Studying Gig Economy Workers’ Decisions – Wharton Prof. Gad Allon at Global Forum London

Studying Gig Economy Workers’ Decisions – Wharton Prof. Gad Allon at Global Forum London


>>There’s a whole new economy out there called
the gig economy, driven primarily by the fact that all of us have a mobile device, by
excess amount of data that all firms have, and driven primarily by new platforms that allow
for a perfect match between supply and demand. And when I say supply, it means supply
for everything from point A to point B, food – we saw today, Deliveroo. If you want to develop a
website, you can do it on Upwork. If you want someone to do handyman
work, you can get that as well. So, on one side, we see that
kind of notion of opportunity with having these very asset-like type
of platforms that enable perfect match, but at the same time, there are
significant challenges with these platforms. The main challenge is that while on one
side you need to compete on the customer, you also need to compete on these
the same gig economy workers because the same workers are working
for Uber and Via and handymen. What we are going to try to do in this work
primarily is really understand how this gig economy worker Whether it’s a driver, a handyman, or
bike rider working for Deliveroo, how do they make labor decisions. How do they make decisions
that both motivates them? What are the main levers that make them work. Getting a little bit numbers, so I’ll throw a
few numbers at you, in the interest of time, 44 million people in the U.S. took some work. Thirty-four percent of the
overall economy tried that. Numbers from today from The Guardian,
9.6 percent of the labor in the UK did at least once a week gig
economy work over the last year. We are talking about by boosting the economy
by 2.7 trillion by 2027, and with the emergence of more and more automation, we expect to
see that work that as we see it now is going to be more fragmented, and more and more
jobs are going to look like gig economy work. So, with that probably, you ask yourself,
how is that different from freelancing? Well, not all that different. Gig economy is not new. People always have worked gigs, but today we
have, when most people refer to gig economy, they specifically talk about new
technology-enabled kind of work. What technology did here is it reduced
transaction costs, reduced friction. If there is someone willing
to do the work around you, it’s very easy to match between
that and that person. So, who are these people? Seventy percent are doing that by choice, and
what I mean by choice, they start initially just as an attempt to try to see what it is, for 44
percent it became their primary income. Fifty percent of them are millennials. What’s really the main difference? If many of us, when we make a labor decision,
we make it once a year, maybe twice a year, maybe once in seven years, for example. Here, we talk about people that make decisions
by the minutes, and when they make decisions by the minute, they make
decisions on where to work, how long to work, and also which firm to work. Many of them, and we’re going to
talk about later about later about multi-homing, many of them are switching
between multiple firms. You problem took an Uber drive
where the same driver was driving for Uber and for Lyft, for example. So, while at the same time these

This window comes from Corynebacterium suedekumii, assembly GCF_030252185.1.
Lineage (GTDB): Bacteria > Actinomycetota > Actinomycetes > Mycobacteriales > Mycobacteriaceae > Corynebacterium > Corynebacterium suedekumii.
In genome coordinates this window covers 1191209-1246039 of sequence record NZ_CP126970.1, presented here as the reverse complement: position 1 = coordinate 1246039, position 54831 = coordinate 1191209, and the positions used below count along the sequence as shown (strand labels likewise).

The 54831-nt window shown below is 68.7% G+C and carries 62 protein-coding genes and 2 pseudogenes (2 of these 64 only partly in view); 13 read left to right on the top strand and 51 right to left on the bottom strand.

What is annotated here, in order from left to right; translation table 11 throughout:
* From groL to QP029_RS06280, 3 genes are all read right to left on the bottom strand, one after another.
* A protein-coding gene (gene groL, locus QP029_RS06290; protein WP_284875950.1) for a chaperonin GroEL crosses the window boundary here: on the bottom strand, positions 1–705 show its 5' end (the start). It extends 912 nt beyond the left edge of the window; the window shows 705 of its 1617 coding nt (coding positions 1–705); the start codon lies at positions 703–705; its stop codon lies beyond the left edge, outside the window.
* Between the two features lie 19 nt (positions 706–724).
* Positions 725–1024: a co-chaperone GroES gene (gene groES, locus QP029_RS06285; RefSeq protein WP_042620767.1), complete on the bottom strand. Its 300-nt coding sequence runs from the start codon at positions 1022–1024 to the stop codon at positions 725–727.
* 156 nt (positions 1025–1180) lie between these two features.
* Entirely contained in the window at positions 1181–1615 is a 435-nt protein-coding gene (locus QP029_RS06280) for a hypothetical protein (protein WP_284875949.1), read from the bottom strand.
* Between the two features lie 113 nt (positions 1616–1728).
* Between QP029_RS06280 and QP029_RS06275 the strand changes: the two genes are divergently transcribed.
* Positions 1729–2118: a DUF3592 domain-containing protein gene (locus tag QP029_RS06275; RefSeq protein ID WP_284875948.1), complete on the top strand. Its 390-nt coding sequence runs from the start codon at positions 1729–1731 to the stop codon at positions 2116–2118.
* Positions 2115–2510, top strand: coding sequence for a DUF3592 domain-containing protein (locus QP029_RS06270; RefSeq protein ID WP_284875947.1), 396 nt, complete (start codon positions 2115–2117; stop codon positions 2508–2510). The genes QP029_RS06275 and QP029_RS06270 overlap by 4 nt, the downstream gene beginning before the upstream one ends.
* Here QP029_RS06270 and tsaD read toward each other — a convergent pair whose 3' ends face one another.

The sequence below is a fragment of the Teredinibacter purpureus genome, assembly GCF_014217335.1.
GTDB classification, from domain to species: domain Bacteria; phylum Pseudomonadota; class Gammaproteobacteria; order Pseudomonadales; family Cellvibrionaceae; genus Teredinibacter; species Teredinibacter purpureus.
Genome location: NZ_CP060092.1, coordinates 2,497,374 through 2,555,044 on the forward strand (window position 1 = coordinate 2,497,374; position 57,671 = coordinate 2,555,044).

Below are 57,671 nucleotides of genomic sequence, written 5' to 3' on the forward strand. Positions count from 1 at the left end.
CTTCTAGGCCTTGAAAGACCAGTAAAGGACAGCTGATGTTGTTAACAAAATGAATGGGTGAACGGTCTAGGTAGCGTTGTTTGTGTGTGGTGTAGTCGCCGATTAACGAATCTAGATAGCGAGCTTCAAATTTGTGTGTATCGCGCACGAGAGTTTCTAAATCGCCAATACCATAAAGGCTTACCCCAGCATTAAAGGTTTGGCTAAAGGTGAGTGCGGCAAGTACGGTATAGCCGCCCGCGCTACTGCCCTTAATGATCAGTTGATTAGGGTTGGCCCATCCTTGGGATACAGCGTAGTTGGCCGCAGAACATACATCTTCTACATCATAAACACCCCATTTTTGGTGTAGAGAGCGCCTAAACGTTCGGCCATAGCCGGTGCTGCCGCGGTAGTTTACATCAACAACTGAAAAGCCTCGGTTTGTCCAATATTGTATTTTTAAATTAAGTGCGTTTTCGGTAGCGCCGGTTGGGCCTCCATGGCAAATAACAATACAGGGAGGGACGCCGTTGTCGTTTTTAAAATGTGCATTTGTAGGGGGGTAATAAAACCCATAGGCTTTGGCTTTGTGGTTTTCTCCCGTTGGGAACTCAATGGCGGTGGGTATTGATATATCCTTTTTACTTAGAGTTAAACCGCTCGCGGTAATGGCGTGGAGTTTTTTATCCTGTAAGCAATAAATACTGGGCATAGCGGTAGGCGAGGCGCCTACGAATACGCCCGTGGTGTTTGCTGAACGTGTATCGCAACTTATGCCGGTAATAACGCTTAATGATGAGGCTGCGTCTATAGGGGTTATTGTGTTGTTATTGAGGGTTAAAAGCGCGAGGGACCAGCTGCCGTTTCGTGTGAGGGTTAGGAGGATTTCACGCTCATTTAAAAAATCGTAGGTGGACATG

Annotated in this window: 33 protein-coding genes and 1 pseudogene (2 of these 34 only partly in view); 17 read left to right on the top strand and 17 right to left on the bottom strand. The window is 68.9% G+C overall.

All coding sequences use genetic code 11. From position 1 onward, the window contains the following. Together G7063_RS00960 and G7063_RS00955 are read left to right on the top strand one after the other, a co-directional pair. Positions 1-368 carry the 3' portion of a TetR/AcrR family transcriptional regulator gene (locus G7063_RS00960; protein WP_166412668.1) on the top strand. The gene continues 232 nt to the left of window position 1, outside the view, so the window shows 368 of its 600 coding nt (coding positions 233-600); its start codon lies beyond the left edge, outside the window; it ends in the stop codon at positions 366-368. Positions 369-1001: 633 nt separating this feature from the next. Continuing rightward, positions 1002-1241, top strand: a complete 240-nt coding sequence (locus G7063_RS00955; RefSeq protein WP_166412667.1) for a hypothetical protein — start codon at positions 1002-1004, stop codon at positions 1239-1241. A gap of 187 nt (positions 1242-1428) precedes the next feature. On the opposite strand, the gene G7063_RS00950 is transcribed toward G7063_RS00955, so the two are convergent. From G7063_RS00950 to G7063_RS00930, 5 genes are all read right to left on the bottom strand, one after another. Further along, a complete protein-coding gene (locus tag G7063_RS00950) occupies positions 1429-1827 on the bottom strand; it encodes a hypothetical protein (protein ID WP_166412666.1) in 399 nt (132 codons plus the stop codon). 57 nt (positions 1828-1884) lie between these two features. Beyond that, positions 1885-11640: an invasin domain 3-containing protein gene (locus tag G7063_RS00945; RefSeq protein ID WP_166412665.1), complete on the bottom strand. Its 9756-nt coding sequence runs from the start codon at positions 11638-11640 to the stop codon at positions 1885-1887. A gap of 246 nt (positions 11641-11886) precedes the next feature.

drivers have many more opportunities, the level of complexity increases as well. When I say complexity, firms have the ability to
continuously tailor the wages for each driver, to tailor the incentive they offer
for each driver. So, for example, in our data,
we had 8000 drivers. We had a thousand different
wages in every point in time. So, the complexity is increasing
significantly, and with that, also the challenges we are going to address. We are going to try to address
the very simple question. How do gig economy workers make labor decisions? Do we need a new type of labor economy? How can the platform influence their decision. Let me go first and try to talk
about what are they doing now? So, what they do now is search pricing,
basically moving their prices up and down, as a way to incentivize more
employees, pre-announced bonuses. So, they announced the bonuses in advance
saying during this time that’s what you’re going to get. We have an article from the New York Times
saying how Uber uses psychological tricks. And so let me stop here for a second and say I think that’s a little
bit like a cheap shot at Uber. That was a time where Uber was down,
and it was easy to take a shot at them. We all use psychological tricks. All of you, we are at alumni events, we know that all of you were students, you all remember the psychological
trick we played on you called grades. [laughter] and so they also pay
psychological tricks on them. Anyway, continuing, giving
more data is another thing. There are also significant
implications for policy. As we know, all of you are here in London very
close to the EU or not far yet from the EU, we understand that, I mean there are
new regulations about what are the type of relationship we want to
have with these workers? Are they, are there any requirements
for minimum wage? Are they allowed to multi-home
and things like that. We won’t be able to answer these questions well. So, let’s talk about our study. Our study was done with a firm called Via. Via in London, you see them as ViaVan. We did a project primarily in New York. Via is different than Uber in the following way. Uber will pick you from where you are and
will take you to where you want to go. Via will ask you to walk two